Genome Sequence of Janthinobacterium sp. Strain PAMC 25724, Isolated from Alpine Glacier Cryoconite

College of Life Sciences and Biotechnology, Korea University, Seongbuk-gu, Seoul, South Korea.
Journal of bacteriology (Impact Factor: 2.81). 04/2012; 194(8):2096. DOI: 10.1128/JB.00096-12
Source: PubMed


The draft genome of Janthinobacterium sp. strain PAMC 25724, which is a violacein-producing psychrotolerant bacterium, was determined. The strain was isolated
from glacier cryoconite of the Alps mountain permafrost region. The sequence will allow identification and characterization
of the genetic determination of its cold-adaptive properties.

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Available from: Hyoungseok Lee, Feb 12, 2014
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    • "Janthinobacterium have been found in numerous habitats and have attracted substantial interest for biotechnological applications (Du et al., 2007; Shi et al., 2008; Johnsen et al., 2010). Interestingly, isolates of J. lividum and the strain PAMC 25,724, closely related to the Arctic population studied here, are able to produce violacein (Pantanella et al., 2007; Kim et al., 2012), a pigment with anti-grazing properties that may provide a survival advantage in the environment (Matz et al., 2004). We present the first report of a natural bloom of Janthinobacterium and, to our knowledge, also the first report of a betaproteobacterium bloom in seawater. "
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    ABSTRACT: Extremely low abundance microorganisms (members of the "rare biosphere") are believed to include dormant taxa, which can sporadically become abundant following environmental triggers. Yet, microbial transitions from rare to abundant have seldom been captured in situ, and it is uncertain how widespread these transitions are. A bloom of a single ribotype (≥99% similarity in the 16S ribosomal RNA gene) of a widespread betaproteobacterium (Janthinobacterium sp.) occurred over 2 weeks in Arctic marine waters. The Janthinobacterium population was not detected microscopically in situ in January and early February, but suddenly appeared in the water column thereafter, eventually accounting for up to 20% of bacterial cells in mid February. During the bloom, this bacterium was detected at open water sites up to 50 km apart, being abundant down to more than 300 m. This event is one of the largest monospecific bacterial blooms reported in polar oceans. It is also remarkable because Betaproteobacteria are typically found only in low abundance in marine environments. In particular, Janthinobacterium were known from non-marine habitats and had previously been detected only in the rare biosphere of seawater samples, including the polar oceans. The Arctic Janthinobacterium formed mucilagenous monolayer aggregates after short (ca. 8 h) incubations, suggesting that biofilm formation may play a role in maintaining rare bacteria in pelagic marine environments. The spontaneous mass occurrence of this opportunistic rare taxon in polar waters during the energy-limited season extends current knowledge of how and when microbial transitions between rare and abundant occur in the ocean.
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    • "We contend there is a paucity of information on the properties of cryoconite organic matter and microbial community structure from mountain glaciers. In particular, studies of European alpine cryoconite diversity have hitherto been limited to culture-dependent studies (Margesin et al., 2002; Kim et al., 2012). Recently, Edwards et al. (2013b) presented a 1.2 Gbp metagenome assembly from pooled cryoconite sampled on Rotmoosferner in the Austrian Alps. "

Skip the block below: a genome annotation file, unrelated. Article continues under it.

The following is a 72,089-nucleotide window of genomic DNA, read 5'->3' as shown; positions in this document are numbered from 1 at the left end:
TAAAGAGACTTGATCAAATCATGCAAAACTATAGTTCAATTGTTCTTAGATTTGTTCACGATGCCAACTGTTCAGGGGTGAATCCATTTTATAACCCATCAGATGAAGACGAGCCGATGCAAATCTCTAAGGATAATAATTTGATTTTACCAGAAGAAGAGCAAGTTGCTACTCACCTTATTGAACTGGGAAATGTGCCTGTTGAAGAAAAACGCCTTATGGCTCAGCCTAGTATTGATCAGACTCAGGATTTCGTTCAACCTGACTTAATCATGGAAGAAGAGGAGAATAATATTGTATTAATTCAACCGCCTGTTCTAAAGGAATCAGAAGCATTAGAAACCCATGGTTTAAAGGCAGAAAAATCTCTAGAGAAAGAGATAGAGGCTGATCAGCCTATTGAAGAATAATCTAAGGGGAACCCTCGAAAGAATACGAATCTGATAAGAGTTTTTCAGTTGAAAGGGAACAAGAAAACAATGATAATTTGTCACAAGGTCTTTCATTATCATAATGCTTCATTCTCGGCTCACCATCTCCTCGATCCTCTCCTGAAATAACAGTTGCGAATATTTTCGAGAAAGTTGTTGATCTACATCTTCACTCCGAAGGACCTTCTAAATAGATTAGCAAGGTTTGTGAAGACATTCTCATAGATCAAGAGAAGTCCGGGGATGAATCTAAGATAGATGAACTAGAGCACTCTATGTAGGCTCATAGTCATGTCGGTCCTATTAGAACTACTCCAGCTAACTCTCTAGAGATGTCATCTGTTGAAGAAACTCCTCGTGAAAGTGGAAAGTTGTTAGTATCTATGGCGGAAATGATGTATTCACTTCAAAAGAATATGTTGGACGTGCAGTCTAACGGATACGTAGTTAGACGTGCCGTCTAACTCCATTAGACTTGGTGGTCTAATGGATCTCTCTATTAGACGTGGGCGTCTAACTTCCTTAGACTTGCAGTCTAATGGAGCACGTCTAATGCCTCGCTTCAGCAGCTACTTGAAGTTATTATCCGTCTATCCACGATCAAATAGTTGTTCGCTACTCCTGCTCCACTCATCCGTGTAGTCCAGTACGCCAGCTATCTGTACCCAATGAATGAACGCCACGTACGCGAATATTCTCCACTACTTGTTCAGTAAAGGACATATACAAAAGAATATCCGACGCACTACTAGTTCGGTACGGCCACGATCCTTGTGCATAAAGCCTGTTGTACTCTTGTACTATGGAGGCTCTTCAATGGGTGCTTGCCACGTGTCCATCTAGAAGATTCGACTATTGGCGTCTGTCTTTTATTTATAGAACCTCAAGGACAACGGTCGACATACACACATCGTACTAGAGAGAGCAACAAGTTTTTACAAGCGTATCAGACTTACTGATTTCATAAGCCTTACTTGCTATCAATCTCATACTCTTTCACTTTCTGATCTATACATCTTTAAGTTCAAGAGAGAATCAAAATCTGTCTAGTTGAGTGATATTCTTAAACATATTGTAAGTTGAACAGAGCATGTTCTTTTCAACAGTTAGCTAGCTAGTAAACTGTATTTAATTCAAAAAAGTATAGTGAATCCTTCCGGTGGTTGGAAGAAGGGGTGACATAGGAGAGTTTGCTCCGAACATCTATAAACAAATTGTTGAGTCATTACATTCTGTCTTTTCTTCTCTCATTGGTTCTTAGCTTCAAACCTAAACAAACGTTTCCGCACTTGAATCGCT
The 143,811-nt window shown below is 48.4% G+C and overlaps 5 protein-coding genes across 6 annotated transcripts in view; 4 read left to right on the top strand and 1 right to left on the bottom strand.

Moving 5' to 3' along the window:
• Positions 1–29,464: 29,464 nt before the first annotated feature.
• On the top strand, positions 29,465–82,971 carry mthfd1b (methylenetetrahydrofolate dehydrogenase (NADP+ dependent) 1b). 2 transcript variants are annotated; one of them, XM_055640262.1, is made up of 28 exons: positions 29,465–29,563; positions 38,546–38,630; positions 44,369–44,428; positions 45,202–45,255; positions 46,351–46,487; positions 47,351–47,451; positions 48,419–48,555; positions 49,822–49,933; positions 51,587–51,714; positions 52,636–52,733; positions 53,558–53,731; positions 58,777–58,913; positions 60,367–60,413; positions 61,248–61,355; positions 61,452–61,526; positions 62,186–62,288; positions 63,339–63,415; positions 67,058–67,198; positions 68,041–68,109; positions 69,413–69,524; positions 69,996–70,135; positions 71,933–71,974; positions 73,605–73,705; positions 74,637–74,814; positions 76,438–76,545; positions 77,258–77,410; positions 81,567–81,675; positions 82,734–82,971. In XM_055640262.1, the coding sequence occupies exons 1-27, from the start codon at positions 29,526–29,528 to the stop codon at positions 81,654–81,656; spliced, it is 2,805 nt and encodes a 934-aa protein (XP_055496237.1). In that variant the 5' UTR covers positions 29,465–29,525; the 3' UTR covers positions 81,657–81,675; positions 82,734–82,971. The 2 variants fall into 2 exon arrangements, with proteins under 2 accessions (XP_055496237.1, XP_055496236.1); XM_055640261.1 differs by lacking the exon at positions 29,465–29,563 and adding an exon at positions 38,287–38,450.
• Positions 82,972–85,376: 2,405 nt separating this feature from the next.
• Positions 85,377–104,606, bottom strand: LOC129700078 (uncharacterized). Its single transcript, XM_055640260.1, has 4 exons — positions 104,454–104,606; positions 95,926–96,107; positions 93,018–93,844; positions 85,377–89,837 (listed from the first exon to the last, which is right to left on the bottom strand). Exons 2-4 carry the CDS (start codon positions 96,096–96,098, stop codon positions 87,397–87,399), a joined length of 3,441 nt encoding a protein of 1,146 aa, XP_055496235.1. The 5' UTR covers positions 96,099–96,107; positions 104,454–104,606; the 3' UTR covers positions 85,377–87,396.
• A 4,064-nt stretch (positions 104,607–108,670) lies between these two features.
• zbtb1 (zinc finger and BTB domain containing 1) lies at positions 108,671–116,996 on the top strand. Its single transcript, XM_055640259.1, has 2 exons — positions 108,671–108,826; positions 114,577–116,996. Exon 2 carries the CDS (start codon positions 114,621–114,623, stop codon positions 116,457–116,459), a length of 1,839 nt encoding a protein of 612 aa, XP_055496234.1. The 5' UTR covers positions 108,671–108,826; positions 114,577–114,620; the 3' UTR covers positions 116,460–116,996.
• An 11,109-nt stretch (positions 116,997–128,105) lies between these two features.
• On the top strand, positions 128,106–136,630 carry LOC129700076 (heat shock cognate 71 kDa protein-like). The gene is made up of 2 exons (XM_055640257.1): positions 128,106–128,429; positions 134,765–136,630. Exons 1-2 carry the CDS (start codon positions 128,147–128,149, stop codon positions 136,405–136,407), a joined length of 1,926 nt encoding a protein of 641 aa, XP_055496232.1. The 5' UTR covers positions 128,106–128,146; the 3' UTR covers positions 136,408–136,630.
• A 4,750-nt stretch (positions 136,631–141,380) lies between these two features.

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    ABSTRACT: Cryoconite holes are known as foci of microbial diversity and activity on polar glacier surfaces, but are virtually unexplored microbial habitats in alpine regions. In addition, whether cryoconite community structure reflects ecosystem functionality is poorly understood. Terminal-Restriction Fragment Length Polymorphism and Fourier Transform -Infra Red metabolite fingerprinting of cryoconite from glaciers in Austria, Greenland and Svalbard demonstrated cryoconite bacterial communities are closely correlated with cognate metabolite fingerprints. The influence of bacterial-associated fatty acids and polysaccharides was inferred, underlining the importance of bacterial community structure in the properties of cryoconite. Thus, combined application of T-RFLP and FT-IR metabolite fingerprinting promise high throughput and hence, rapid assessment of community structure-function relationships. Pyrosequencing revealed Proteobacteria were particularly abundant, with Cyanobacteria likely acting as ecosystem engineers in both alpine and Arctic cryoconite communities. However, despite these generalities, significant differences in bacterial community structures, compositions and metabolomes are found between alpine and Arctic cryoconite habitats, reflecting the impact of local and regional conditions on the challenges of thriving in glacial ecosystems. This article is protected by copyright. All rights reserved.
    Full-text · Article · Jan 2014 · FEMS Microbiology Ecology
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    • "Janthinobacterium spp. are Gramnegative , motile bacteria that have been isolated from a wide range of habitats including the Antarctic (Mojib et al., 2011), as symbionts of insects (Zhang et al., 2011a) and amphibians (Brucker et al., 2008; Harris et al., 2009), and from plants and the environment (Kang et al., 2007; Kim et al., 2012). Janthinocin A, B and C were isolated in 1990 from a water isolate of Janthinobacterium lividum (O'Sullivan et al., 1990). "
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